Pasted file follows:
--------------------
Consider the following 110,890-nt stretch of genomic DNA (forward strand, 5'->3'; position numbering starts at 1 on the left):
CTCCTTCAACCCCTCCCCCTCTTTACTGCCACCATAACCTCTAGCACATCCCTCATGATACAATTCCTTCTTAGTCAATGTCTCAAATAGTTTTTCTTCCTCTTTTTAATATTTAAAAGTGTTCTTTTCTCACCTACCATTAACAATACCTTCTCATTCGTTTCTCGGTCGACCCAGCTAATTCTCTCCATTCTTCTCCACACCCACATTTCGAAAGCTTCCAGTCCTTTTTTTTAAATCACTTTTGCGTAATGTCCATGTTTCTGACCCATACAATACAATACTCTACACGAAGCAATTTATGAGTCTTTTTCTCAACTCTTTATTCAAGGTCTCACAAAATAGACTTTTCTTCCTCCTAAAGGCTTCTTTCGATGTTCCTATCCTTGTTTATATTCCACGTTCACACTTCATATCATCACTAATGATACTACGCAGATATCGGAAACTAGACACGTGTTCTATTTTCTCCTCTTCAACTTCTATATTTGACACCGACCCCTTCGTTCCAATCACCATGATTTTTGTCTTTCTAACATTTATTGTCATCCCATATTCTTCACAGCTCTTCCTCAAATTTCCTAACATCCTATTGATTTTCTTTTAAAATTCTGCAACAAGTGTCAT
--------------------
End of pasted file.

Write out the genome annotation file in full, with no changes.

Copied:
Consider the following 110,890-nt stretch of genomic DNA (forward strand, 5'->3'; position numbering starts at 1 on the left):
CTCCTTCAACCCCTCCCCCTCTTTACTGCCACCATAACCTCTAGCACATCCCTCATGATACAATTCCTTCTTAGTCAATGTCTCAAATAGTTTTTCTTCCTCTTTTTAATATTTAAAAGTGTTCTTTTCTCACCTACCATTAACAATACCTTCTCATTCGTTTCTCGGTCGACCCAGCTAATTCTCTCCATTCTTCTCCACACCCACATTTCGAAAGCTTCCAGTCCTTTTTTTTAAATCACTTTTGCGTAATGTCCATGTTTCTGACCCATACAATACAATACTCTACACGAAGCAATTTATGAGTCTTTTTCTCAACTCTTTATTCAAGGTCTCACAAAATAGACTTTTCTTCCTCCTAAAGGCTTCTTTCGATGTTCCTATCCTTGTTTATATTCCACGTTCACACTTCATATCATCACTAATGATACTACGCAGATATCGGAAACTAGACACGTGTTCTATTTTCTCCTCTTCAACTTCTATATTTGACACCGACCCCTTCGTTCCAATCACCATGATTTTTGTCTTTCTAACATTTATTGTCATCCCATATTCTTCACAGCTCTTCCTCAAATTTCCTAACATCCTATTGATTTTCTTTTAAAATTCTGCAACAAGTGTCAT